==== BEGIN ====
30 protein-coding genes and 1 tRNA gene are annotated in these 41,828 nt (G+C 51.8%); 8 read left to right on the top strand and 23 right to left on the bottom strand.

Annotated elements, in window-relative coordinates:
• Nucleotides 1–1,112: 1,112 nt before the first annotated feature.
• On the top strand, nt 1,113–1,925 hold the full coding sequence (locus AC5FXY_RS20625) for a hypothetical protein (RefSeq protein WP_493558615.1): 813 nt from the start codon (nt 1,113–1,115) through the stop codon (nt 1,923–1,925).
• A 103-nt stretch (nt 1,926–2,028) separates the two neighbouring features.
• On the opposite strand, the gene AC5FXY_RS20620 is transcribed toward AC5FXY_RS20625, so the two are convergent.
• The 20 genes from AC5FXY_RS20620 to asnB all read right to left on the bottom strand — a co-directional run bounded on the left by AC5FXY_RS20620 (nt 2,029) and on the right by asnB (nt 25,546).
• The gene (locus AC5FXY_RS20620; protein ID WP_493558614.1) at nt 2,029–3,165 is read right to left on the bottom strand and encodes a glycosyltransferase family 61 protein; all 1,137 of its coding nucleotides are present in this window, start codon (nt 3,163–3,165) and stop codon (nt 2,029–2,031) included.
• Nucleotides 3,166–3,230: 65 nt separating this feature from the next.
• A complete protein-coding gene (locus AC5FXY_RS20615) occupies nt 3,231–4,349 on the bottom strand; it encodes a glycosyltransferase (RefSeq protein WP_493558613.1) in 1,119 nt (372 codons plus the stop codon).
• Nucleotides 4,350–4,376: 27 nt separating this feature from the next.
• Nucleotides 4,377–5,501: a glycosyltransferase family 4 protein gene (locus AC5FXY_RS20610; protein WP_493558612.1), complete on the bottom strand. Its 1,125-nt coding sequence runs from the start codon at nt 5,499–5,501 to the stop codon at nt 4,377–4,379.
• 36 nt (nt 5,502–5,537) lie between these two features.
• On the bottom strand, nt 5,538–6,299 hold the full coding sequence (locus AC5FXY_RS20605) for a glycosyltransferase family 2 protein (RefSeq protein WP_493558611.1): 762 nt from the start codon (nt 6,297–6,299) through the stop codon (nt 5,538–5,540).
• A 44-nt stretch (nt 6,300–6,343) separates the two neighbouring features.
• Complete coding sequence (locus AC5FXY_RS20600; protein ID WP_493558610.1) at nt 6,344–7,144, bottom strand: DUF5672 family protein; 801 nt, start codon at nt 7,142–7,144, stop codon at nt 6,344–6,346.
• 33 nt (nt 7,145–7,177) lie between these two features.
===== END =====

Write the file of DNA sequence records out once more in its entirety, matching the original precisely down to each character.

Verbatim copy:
30 protein-coding genes and 1 tRNA gene are annotated in these 41,828 nt (G+C 51.8%); 8 read left to right on the top strand and 23 right to left on the bottom strand.

Annotated elements, in window-relative coordinates:
• Nucleotides 1–1,112: 1,112 nt before the first annotated feature.
• On the top strand, nt 1,113–1,925 hold the full coding sequence (locus AC5FXY_RS20625) for a hypothetical protein (RefSeq protein WP_493558615.1): 813 nt from the start codon (nt 1,113–1,115) through the stop codon (nt 1,923–1,925).
• A 103-nt stretch (nt 1,926–2,028) separates the two neighbouring features.
• On the opposite strand, the gene AC5FXY_RS20620 is transcribed toward AC5FXY_RS20625, so the two are convergent.
• The 20 genes from AC5FXY_RS20620 to asnB all read right to left on the bottom strand — a co-directional run bounded on the left by AC5FXY_RS20620 (nt 2,029) and on the right by asnB (nt 25,546).
• The gene (locus AC5FXY_RS20620; protein ID WP_493558614.1) at nt 2,029–3,165 is read right to left on the bottom strand and encodes a glycosyltransferase family 61 protein; all 1,137 of its coding nucleotides are present in this window, start codon (nt 3,163–3,165) and stop codon (nt 2,029–2,031) included.
• Nucleotides 3,166–3,230: 65 nt separating this feature from the next.
• A complete protein-coding gene (locus AC5FXY_RS20615) occupies nt 3,231–4,349 on the bottom strand; it encodes a glycosyltransferase (RefSeq protein WP_493558613.1) in 1,119 nt (372 codons plus the stop codon).
• Nucleotides 4,350–4,376: 27 nt separating this feature from the next.
• Nucleotides 4,377–5,501: a glycosyltransferase family 4 protein gene (locus AC5FXY_RS20610; protein WP_493558612.1), complete on the bottom strand. Its 1,125-nt coding sequence runs from the start codon at nt 5,499–5,501 to the stop codon at nt 4,377–4,379.
• 36 nt (nt 5,502–5,537) lie between these two features.
• On the bottom strand, nt 5,538–6,299 hold the full coding sequence (locus AC5FXY_RS20605) for a glycosyltransferase family 2 protein (RefSeq protein WP_493558611.1): 762 nt from the start codon (nt 6,297–6,299) through the stop codon (nt 5,538–5,540).
• A 44-nt stretch (nt 6,300–6,343) separates the two neighbouring features.
• Complete coding sequence (locus AC5FXY_RS20600; protein ID WP_493558610.1) at nt 6,344–7,144, bottom strand: DUF5672 family protein; 801 nt, start codon at nt 7,142–7,144, stop codon at nt 6,344–6,346.
• 33 nt (nt 7,145–7,177) lie between these two features.